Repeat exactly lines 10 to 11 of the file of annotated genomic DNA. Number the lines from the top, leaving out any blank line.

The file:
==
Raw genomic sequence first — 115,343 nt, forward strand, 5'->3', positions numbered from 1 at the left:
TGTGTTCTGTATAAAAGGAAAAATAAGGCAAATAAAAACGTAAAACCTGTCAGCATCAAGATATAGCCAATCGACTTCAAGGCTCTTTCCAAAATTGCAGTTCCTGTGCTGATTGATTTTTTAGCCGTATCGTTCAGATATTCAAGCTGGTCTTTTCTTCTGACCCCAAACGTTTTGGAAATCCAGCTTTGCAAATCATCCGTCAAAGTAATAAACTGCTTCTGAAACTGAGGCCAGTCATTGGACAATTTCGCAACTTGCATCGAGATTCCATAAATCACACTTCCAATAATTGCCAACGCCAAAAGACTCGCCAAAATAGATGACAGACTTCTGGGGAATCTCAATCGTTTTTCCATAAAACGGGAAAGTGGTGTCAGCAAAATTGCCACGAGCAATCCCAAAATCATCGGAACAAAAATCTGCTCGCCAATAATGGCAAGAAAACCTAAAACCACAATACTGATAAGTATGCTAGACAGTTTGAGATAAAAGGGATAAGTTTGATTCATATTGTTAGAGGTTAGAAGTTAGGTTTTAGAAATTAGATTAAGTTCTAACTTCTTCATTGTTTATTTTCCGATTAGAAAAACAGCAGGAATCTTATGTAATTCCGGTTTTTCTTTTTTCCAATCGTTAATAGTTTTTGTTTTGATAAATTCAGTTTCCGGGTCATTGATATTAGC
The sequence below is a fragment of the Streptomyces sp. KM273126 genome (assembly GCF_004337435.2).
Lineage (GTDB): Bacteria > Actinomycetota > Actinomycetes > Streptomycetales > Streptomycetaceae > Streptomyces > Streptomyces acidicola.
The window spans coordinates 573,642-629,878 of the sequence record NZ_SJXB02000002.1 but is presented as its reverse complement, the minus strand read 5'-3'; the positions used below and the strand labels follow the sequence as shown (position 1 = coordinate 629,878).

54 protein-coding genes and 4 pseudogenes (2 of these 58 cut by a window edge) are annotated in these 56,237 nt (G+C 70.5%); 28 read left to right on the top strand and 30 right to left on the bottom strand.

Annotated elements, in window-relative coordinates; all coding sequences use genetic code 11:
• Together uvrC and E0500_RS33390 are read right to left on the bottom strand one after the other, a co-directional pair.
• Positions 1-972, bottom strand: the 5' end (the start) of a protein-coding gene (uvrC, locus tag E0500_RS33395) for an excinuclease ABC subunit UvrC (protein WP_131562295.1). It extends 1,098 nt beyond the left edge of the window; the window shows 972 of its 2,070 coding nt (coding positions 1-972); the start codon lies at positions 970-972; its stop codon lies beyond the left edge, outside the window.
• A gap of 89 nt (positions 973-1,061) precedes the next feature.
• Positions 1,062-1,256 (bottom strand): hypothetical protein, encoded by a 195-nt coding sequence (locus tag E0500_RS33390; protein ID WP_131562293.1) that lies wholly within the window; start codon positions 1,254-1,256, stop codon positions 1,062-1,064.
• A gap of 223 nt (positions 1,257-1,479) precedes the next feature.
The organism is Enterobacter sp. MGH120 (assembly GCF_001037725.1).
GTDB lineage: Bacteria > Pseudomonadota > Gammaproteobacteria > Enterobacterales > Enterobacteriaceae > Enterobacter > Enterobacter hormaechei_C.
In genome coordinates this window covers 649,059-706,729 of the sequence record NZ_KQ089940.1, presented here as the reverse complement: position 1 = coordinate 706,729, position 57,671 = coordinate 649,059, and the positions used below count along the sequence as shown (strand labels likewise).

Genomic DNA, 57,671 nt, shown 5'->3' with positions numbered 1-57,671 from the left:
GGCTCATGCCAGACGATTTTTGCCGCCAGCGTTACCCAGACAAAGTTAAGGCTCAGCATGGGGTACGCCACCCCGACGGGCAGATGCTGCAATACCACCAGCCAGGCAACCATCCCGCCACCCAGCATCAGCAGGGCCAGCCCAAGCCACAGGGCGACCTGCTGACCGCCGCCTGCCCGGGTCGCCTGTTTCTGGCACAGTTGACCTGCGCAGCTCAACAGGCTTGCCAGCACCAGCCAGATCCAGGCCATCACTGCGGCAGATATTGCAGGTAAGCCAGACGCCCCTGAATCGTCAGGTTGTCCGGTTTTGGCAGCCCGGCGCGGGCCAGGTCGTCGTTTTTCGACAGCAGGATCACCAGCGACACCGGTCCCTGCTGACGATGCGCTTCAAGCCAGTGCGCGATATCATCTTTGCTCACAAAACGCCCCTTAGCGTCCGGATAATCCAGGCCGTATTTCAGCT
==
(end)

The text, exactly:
• A gap of 89 nt (positions 973-1,061) precedes the next feature.
• Positions 1,062-1,256 (bottom strand): hypothetical protein, encoded by a 195-nt coding sequence (locus tag E0500_RS33390; protein ID WP_131562293.1) that lies wholly within the window; start codon positions 1,254-1,256, stop codon positions 1,062-1,064.